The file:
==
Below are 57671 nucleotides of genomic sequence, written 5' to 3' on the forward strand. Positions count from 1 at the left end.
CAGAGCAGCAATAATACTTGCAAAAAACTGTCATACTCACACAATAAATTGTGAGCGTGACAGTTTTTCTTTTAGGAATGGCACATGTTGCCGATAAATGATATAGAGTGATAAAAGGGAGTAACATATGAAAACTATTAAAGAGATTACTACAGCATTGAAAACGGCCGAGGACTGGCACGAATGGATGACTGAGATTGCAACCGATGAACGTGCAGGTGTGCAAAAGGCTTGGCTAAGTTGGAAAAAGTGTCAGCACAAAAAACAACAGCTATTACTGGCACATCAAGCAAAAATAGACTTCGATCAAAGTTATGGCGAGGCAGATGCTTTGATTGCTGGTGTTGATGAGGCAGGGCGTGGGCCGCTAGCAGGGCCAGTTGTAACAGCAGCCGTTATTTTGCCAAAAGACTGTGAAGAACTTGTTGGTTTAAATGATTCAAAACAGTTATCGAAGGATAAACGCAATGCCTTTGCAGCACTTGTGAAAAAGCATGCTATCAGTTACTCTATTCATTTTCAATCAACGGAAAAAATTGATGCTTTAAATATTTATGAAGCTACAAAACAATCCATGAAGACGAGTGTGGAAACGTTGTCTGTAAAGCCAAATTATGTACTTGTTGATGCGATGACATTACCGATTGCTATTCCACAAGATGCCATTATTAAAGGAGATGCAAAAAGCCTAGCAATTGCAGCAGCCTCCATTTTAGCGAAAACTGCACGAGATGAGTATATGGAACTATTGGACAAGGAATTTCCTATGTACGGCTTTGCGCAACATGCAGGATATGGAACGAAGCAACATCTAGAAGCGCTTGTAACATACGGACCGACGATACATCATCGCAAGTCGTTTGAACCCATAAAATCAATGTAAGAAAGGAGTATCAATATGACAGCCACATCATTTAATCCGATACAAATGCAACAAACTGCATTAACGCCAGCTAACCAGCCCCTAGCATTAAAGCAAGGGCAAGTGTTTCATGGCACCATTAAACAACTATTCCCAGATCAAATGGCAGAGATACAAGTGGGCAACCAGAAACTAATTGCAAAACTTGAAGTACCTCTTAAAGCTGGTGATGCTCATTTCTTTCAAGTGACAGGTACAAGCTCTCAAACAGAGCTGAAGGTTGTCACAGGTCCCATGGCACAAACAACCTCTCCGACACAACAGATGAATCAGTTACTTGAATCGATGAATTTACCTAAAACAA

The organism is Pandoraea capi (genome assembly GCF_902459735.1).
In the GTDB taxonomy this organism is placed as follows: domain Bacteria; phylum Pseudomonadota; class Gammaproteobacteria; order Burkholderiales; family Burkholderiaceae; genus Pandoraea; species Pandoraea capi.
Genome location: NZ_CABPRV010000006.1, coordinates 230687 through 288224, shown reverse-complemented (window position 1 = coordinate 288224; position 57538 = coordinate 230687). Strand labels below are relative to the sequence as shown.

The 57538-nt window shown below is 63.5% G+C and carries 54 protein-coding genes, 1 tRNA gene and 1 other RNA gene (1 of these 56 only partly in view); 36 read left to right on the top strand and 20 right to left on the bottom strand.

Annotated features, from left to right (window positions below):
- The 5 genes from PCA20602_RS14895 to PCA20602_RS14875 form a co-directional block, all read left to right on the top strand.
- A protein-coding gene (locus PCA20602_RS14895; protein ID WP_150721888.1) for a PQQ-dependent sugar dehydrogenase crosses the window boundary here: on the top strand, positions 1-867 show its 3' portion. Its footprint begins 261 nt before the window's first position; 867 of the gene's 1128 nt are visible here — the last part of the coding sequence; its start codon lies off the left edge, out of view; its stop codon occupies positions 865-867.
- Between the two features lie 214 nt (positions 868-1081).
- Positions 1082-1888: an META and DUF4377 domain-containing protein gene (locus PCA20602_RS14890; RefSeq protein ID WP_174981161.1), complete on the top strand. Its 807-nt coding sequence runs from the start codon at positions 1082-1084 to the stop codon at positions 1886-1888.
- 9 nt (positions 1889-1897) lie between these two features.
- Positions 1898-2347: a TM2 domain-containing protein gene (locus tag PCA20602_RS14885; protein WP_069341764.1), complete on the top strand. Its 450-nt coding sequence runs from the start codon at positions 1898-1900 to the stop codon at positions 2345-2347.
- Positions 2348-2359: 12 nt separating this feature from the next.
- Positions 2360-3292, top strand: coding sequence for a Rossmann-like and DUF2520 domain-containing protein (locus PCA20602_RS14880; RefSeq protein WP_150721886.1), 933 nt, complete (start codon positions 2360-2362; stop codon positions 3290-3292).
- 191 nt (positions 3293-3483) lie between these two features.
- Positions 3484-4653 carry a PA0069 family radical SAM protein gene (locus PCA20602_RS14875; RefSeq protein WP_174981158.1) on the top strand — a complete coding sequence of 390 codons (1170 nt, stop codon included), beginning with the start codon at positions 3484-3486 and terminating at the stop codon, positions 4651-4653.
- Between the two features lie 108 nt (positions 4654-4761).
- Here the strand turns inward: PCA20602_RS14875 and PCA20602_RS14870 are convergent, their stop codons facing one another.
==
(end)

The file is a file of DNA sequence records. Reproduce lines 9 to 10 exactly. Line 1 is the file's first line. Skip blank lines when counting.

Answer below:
- A protein-coding gene (locus PCA20602_RS14895; protein ID WP_150721888.1) for a PQQ-dependent sugar dehydrogenase crosses the window boundary here: on the top strand, positions 1-867 show its 3' portion. Its footprint begins 261 nt before the window's first position; 867 of the gene's 1128 nt are visible here — the last part of the coding sequence; its start codon lies off the left edge, out of view; its stop codon occupies positions 865-867.
- Between the two features lie 214 nt (positions 868-1081).